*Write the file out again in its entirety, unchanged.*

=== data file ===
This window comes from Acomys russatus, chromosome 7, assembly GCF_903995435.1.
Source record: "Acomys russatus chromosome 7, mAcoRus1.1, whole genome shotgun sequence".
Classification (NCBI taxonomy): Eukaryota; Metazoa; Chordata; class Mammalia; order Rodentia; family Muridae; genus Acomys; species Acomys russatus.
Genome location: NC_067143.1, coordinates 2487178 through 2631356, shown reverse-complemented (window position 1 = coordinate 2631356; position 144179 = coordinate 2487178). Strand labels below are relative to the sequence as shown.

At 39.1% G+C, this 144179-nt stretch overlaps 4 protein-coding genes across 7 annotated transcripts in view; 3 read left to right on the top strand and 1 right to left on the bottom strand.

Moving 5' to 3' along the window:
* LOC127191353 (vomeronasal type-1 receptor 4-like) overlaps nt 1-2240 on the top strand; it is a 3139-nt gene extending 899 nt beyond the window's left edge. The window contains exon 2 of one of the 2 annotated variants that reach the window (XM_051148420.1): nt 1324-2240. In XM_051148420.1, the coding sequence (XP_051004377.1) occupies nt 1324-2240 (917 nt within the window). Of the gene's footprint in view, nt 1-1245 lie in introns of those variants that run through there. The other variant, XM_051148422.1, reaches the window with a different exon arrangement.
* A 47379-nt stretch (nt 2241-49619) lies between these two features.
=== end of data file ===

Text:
This window comes from Acomys russatus, chromosome 7, assembly GCF_903995435.1.
Source record: "Acomys russatus chromosome 7, mAcoRus1.1, whole genome shotgun sequence".
Classification (NCBI taxonomy): Eukaryota; Metazoa; Chordata; class Mammalia; order Rodentia; family Muridae; genus Acomys; species Acomys russatus.
Genome location: NC_067143.1, coordinates 2487178 through 2631356, shown reverse-complemented (window position 1 = coordinate 2631356; position 144179 = coordinate 2487178). Strand labels below are relative to the sequence as shown.

At 39.1% G+C, this 144179-nt stretch overlaps 4 protein-coding genes across 7 annotated transcripts in view; 3 read left to right on the top strand and 1 right to left on the bottom strand.

Moving 5' to 3' along the window:
* LOC127191353 (vomeronasal type-1 receptor 4-like) overlaps nt 1-2240 on the top strand; it is a 3139-nt gene extending 899 nt beyond the window's left edge. The window contains exon 2 of one of the 2 annotated variants that reach the window (XM_051148420.1): nt 1324-2240. In XM_051148420.1, the coding sequence (XP_051004377.1) occupies nt 1324-2240 (917 nt within the window). Of the gene's footprint in view, nt 1-1245 lie in introns of those variants that run through there. The other variant, XM_051148422.1, reaches the window with a different exon arrangement.
* A 47379-nt stretch (nt 2241-49619) lies between these two features.